17. GingerCoffee

    GingerCoffee Web Surfer Girl Contributor

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    If you aren't dissing self-publishing, @BayView, then what's the problem? Who is it you think is posting inaccurate information and what specifically is that inaccurate information?
     
  18. BayView

    BayView Huh. Interesting. Contributor

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    Are you joking?
     
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  19. GingerCoffee

    GingerCoffee Web Surfer Girl Contributor

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    No, I wasn't. Just trying to clarify what the issue is.
     
  20. tonguetied

    tonguetied Contributor Contributor

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    I just want to know which ants paint the grass green at night. I will be more careful with my use of Amdro ant killer application. :p
     
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  21. Lemex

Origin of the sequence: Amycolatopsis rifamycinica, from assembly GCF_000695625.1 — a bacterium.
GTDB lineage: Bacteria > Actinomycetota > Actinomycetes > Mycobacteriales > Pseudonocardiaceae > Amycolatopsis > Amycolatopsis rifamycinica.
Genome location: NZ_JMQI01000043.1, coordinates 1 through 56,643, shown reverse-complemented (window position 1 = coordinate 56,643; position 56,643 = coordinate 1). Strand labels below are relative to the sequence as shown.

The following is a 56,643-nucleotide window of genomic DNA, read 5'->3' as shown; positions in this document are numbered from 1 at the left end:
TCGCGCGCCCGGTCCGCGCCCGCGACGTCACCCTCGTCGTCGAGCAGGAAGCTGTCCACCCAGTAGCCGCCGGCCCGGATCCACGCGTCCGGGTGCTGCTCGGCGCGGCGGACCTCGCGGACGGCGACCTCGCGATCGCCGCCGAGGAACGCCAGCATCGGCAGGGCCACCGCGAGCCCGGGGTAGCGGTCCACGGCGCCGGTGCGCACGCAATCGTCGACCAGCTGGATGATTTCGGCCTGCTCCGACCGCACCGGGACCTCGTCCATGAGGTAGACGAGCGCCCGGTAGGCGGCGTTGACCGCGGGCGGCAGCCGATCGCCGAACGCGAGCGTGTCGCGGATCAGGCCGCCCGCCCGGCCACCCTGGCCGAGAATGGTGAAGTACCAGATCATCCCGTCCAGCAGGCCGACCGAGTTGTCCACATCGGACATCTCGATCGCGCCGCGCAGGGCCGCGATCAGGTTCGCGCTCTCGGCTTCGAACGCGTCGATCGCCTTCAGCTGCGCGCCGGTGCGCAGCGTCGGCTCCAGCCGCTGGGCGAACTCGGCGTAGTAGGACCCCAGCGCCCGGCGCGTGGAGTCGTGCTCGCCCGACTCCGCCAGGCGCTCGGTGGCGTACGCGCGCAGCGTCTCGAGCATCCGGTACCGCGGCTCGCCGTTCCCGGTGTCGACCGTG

Lemex That's Lord Lemex to you. Contributor

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    God damn, I'm glad I'm going for a more distant policy with this forum now. Reading this has frankly given me a headache. :/

    [Actually, no]
     
  22. ChickenFreak

    ChickenFreak Contributor Contributor

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    Who objected to indie publishing? I certainly didn't. I objected to equating indie publishing with self publishing.
     
  23. GingerCoffee

    GingerCoffee Web Surfer Girl Contributor

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    So pros and cons is the same as equivocating?
     
  24. Steerpike

    Steerpike Felis amatus Contributor

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    Protestations aside, if people quack like ducks, etc.

    @ChickenFreak - I use my own publishing imprint for my books. I've also published some works by others. So am I now indie published instead of self-published? Seems like it is largely a question of semantics. There isn't a practical difference on my end as author/publisher.
     
  25. ChickenFreak

    ChickenFreak Contributor Contributor

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    You're self-published for your books. If the others weren't friends or relatives, and if they didn't pay you a single penny or in any other way defray the costs to publish their works, those others are indie published.